A deep breath, gathering courage, then I slip into the house as quietly as possible, not wanting to call attention to my existence.
I pull open my bedroom closet, and blow out an exasperated breath at the lack of options before me. Tomorrow I’m officially a senior; seems like that should qualify maybe just one new outfit, one thing that isn’t a thrift store second that’s worn out and ill fitting. I allow myself a two minute pity-party, then pull out the least worn items to put on in the morning.
I hate the first day of school.
Actually, I hate every day of school, but as this is the first day of my last year of high school, it somehow seems worse than all the others. There’s a palpable excitement in the air from the other seniors, knowing that after this year they can start their real lives. I don’t have a real life so this year is more frightening than all the rest—and that’s saying a lot considering how every previous school year has been for me.
“Look out, freak.”
I stumble but don’t fall as I’m shoved to the side by one of the juniors. I see a couple of the sophomores look over in interest. Time will tell if these newbies will join in the game, or if they’ll take pity and leave me alone.
I turn away from them and see Jessica Bolen coming down the hall, surrounded by her groupies. That’s a really good reason for me to turn and head in the opposite direction. She hasn’t noticed me yet, so I make a quick retreat down the nearby stairs, even though it means I’ll have to hustle to make it to my first class. Tardies are something I avoid with a passion, not wanting more attention than is absolutely necessary.
Jessica is my main…nemesis, I guess, though there had been a time when we were friends. The summer before Middle School I had suddenly blossomed. My breasts began to emerge, I grew several inches, and suddenly nothing fit me. Shirts were too tight and pants too short. My mother couldn’t be bothered by something as trivial as a growing daughter in her mad world, so I became a thief. In the early morning hours before either of my parents had risen from their inebriated states I would sneak in and take a dollar or two from both my dad’s wallet and my mom’s purse whenever there was a dollar to be had. That was how I funded myself a “new” wardrobe; three shirts, two pants, one bra, three pairs of panties and one pair of battered shoes from the local thrift store. It cost twelve pilfered dollars and a great deal of guilt.
Though the clothes fit better than any other choice I had, they still marked me. Whereas in Elementary School I had been able to silently morph into a wallflower, unnoticed and largely left alone, Middle School saw me become a target. It was Jessica Bolen who really started it, set the tone of what my life has since become—at least as far as school is concerned. For some reason she had begun to dislike me at the end of the previous school year. It had been close to the end of the year when she began saying derogatory things about me to my classmates, though there really wasn’t enough time for the gossip to develop into more than a few lazily aimed barbs by her followers.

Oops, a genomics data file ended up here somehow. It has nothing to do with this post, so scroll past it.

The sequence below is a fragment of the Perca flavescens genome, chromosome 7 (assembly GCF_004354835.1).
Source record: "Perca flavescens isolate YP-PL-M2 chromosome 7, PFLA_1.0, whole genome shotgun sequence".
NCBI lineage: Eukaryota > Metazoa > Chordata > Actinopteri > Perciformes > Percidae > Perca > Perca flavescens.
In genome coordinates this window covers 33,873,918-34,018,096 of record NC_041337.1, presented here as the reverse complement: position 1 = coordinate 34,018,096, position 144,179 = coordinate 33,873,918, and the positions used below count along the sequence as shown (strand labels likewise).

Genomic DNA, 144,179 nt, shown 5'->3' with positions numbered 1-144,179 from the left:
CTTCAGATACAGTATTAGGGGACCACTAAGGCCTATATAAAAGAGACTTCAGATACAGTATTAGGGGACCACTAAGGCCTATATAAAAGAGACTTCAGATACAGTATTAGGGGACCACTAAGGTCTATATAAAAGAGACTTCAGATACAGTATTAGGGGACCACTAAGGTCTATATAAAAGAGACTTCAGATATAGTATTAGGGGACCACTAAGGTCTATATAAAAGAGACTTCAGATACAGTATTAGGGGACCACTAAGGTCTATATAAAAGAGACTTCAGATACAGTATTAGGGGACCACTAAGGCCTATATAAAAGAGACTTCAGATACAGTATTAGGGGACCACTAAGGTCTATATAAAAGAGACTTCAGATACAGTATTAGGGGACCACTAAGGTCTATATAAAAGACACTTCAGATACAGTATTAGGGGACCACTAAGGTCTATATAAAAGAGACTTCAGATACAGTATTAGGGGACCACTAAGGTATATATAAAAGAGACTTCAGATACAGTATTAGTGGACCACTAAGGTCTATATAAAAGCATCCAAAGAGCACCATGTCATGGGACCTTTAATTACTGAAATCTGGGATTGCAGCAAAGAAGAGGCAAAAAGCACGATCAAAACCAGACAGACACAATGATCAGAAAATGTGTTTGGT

She had also blossomed over the summer and when school began she walked in as a confident, blonde beauty who had all of the guys noticing her—even the eighth graders and several of the freshmen. With her new confidence came a streak of cruelty and a perfect target for her to hone her skills on—me.
The first day of Middle School, I walked in wearing my second-rate clothes, and searched out the small group of friends I’d had in Elementary School, which included Jessica. As I approached, Jessica turned from where they stood in a circle, talking.
“What are you doing here? You don’t belong with us,” she sneered at me. I looked to the others, waiting for them to… what? Defend me? Instead, they all began laughing at my expense, and I turned away, humiliated.
Apparently she had overheard her parents talking about my family, and so the year began with her spreading rumors of my alcoholic father and drug addled mother. I couldn’t even defend myself because no one knew as well as I did how true the rumors were. Of course, she didn’t know the whole story and there was no way I was going to enlighten her and give her more ammunition. Not that she needed it since my clothes gave her that.